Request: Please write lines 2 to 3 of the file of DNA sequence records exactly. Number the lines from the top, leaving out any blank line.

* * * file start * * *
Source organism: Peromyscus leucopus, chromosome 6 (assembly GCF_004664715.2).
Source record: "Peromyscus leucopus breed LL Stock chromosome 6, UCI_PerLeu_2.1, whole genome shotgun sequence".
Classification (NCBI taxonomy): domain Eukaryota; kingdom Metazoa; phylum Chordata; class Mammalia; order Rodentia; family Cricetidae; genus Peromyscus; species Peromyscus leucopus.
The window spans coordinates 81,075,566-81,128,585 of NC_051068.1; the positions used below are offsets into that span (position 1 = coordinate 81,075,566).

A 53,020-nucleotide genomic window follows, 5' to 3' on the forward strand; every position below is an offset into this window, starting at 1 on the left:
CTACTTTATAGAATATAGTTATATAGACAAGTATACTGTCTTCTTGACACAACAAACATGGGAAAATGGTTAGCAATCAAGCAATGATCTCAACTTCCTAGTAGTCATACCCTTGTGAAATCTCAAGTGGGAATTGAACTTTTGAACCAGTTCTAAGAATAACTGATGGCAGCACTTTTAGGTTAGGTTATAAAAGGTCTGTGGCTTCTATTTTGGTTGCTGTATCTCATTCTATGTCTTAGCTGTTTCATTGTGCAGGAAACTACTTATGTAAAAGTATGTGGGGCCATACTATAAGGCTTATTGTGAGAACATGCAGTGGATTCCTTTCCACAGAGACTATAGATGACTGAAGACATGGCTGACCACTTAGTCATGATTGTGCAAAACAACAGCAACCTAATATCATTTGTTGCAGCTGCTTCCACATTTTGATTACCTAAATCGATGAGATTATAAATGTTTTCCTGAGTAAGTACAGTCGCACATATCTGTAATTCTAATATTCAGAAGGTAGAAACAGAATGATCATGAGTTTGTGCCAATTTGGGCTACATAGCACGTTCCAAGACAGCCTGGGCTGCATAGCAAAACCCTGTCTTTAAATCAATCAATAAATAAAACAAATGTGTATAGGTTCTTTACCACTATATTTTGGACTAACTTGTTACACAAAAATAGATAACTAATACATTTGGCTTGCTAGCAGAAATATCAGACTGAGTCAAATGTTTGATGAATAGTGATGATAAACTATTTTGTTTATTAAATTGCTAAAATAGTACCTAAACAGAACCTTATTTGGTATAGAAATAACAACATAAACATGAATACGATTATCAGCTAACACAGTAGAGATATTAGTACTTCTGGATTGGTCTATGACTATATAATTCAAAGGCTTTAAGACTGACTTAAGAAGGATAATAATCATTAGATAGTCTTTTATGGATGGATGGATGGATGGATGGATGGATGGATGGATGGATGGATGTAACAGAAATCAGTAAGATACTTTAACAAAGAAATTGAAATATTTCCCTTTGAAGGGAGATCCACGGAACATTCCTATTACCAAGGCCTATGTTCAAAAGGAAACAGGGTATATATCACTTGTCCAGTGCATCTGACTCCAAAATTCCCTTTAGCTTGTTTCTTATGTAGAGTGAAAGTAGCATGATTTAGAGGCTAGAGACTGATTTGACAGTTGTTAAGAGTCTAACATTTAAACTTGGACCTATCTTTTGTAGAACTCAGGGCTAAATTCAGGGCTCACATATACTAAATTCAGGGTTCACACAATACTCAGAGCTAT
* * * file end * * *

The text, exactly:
Source record: "Peromyscus leucopus breed LL Stock chromosome 6, UCI_PerLeu_2.1, whole genome shotgun sequence".
Classification (NCBI taxonomy): domain Eukaryota; kingdom Metazoa; phylum Chordata; class Mammalia; order Rodentia; family Cricetidae; genus Peromyscus; species Peromyscus leucopus.